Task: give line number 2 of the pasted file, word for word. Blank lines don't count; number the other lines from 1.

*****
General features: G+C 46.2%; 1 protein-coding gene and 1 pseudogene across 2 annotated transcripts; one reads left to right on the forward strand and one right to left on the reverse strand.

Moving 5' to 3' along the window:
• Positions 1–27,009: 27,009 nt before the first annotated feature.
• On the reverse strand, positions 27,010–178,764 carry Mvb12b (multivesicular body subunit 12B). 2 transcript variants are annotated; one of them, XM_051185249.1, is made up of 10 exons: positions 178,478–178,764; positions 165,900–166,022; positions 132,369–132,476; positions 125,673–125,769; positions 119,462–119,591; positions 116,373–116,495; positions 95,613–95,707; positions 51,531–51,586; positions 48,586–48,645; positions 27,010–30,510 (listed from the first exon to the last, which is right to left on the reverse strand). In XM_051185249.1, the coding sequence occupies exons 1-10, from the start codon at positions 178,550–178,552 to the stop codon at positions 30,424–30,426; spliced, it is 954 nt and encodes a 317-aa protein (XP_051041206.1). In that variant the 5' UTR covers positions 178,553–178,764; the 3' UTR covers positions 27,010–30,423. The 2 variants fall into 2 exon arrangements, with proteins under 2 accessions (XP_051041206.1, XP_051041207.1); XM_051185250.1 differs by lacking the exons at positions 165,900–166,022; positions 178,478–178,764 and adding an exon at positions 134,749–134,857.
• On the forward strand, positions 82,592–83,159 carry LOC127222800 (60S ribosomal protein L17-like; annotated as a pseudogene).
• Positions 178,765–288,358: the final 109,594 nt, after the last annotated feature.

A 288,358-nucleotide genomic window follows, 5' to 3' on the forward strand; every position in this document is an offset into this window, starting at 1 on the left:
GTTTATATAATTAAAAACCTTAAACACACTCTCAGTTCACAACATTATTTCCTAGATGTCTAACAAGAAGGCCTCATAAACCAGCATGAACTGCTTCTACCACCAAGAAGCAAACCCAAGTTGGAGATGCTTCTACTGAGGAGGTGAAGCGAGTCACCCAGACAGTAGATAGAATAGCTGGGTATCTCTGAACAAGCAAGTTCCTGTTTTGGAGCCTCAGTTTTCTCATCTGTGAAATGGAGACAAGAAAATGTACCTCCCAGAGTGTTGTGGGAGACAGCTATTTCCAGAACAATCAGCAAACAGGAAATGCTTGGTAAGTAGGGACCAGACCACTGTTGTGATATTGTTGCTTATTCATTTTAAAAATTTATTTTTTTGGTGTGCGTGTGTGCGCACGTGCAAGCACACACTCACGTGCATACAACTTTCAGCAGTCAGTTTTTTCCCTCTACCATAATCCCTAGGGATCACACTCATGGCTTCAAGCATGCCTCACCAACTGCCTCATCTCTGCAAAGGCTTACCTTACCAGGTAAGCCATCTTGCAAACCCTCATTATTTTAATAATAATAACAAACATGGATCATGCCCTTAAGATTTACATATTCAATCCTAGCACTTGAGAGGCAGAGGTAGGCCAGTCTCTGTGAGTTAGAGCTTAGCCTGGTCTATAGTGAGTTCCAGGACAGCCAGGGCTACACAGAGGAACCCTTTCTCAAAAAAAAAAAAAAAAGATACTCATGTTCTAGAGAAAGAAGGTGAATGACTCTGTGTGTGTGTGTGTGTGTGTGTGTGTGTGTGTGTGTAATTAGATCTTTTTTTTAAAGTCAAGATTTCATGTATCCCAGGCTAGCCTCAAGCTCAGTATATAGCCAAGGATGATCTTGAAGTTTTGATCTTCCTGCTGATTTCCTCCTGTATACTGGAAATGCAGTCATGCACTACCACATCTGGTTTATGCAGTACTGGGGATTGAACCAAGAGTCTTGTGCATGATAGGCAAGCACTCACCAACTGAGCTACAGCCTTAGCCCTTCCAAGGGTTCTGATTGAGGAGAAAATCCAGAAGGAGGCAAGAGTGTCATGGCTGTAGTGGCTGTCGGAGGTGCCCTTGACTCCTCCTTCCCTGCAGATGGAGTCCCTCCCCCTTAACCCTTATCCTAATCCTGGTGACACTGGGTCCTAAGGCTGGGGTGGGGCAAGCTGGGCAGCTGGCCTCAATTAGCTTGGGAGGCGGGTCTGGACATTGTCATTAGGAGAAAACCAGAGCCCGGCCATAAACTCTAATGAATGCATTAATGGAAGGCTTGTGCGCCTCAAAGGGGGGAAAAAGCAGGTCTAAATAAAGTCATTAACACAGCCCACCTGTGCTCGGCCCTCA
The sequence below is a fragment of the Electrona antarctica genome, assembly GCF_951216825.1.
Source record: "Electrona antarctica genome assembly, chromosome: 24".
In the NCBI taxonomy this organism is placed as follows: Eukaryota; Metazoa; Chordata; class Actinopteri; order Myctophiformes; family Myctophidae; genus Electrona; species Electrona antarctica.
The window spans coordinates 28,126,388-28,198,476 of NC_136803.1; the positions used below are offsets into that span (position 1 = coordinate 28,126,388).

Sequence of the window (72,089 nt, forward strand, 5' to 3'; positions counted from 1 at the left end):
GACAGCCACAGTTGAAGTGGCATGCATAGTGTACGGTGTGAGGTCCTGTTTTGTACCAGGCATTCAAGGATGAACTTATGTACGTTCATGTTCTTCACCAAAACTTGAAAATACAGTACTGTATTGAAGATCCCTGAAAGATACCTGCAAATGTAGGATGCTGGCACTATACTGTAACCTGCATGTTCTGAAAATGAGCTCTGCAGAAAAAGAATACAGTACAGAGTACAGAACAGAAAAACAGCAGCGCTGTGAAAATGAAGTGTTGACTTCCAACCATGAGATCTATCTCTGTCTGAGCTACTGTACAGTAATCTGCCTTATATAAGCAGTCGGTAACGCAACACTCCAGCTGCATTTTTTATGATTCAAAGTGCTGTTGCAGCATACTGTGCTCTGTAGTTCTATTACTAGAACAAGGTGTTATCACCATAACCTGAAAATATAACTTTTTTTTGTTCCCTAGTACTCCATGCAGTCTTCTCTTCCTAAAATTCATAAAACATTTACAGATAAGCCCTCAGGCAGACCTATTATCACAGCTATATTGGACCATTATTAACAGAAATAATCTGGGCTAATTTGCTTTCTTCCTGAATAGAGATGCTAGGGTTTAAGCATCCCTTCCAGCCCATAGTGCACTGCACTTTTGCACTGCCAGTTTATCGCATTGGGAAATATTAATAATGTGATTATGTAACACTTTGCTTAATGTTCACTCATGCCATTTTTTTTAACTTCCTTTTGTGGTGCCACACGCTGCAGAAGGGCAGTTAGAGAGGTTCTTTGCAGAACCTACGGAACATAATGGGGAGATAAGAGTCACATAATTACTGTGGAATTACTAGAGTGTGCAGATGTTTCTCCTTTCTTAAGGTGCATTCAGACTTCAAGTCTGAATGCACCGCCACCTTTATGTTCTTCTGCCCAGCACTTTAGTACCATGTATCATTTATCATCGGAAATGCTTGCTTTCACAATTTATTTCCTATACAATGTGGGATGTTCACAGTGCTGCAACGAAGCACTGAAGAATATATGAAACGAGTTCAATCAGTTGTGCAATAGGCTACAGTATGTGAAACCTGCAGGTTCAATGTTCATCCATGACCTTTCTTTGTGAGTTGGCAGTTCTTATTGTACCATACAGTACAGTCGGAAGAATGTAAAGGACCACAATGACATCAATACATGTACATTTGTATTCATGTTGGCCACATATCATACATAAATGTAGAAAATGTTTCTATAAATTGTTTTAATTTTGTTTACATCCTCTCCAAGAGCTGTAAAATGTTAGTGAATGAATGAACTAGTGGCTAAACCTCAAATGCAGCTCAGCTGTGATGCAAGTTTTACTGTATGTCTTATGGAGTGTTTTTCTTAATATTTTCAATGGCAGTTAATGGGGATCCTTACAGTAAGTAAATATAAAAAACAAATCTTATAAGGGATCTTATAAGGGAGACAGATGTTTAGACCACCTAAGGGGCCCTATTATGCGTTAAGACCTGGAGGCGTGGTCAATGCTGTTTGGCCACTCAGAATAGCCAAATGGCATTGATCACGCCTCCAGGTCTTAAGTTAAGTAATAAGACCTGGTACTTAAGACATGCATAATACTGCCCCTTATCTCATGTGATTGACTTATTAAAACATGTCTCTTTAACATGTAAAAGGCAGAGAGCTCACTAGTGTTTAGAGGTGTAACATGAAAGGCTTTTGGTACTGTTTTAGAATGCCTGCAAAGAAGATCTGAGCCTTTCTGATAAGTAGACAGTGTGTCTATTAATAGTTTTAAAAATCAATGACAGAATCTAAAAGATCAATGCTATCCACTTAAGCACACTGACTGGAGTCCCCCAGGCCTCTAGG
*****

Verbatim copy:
Moving 5' to 3' along the window: